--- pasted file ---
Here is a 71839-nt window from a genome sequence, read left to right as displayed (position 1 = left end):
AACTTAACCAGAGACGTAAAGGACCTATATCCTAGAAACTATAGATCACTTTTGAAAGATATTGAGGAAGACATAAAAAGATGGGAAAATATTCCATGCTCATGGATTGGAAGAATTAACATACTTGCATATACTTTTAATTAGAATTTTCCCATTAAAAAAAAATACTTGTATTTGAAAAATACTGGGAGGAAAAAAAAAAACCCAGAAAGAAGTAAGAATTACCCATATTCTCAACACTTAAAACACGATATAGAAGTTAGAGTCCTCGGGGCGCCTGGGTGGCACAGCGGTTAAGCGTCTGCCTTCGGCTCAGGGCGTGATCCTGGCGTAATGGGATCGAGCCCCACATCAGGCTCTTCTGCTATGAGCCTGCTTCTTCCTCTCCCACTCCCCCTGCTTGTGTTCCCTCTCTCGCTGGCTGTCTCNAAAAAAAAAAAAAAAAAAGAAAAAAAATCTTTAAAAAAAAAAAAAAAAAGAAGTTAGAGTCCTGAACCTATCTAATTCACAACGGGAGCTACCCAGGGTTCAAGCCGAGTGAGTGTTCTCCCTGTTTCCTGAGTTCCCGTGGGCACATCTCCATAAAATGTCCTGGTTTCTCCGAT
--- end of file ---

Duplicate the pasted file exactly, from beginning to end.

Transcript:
Here is a 71839-nt window from a genome sequence, read left to right as displayed (position 1 = left end):
AACTTAACCAGAGACGTAAAGGACCTATATCCTAGAAACTATAGATCACTTTTGAAAGATATTGAGGAAGACATAAAAAGATGGGAAAATATTCCATGCTCATGGATTGGAAGAATTAACATACTTGCATATACTTTTAATTAGAATTTTCCCATTAAAAAAAAATACTTGTATTTGAAAAATACTGGGAGGAAAAAAAAAAACCCAGAAAGAAGTAAGAATTACCCATATTCTCAACACTTAAAACACGATATAGAAGTTAGAGTCCTCGGGGCGCCTGGGTGGCACAGCGGTTAAGCGTCTGCCTTCGGCTCAGGGCGTGATCCTGGCGTAATGGGATCGAGCCCCACATCAGGCTCTTCTGCTATGAGCCTGCTTCTTCCTCTCCCACTCCCCCTGCTTGTGTTCCCTCTCTCGCTGGCTGTCTCNAAAAAAAAAAAAAAAAAAGAAAAAAAATCTTTAAAAAAAAAAAAAAAAAGAAGTTAGAGTCCTGAACCTATCTAATTCACAACGGGAGCTACCCAGGGTTCAAGCCGAGTGAGTGTTCTCCCTGTTTCCTGAGTTCCCGTGGGCACATCTCCATAAAATGTCCTGGTTTCTCCGAT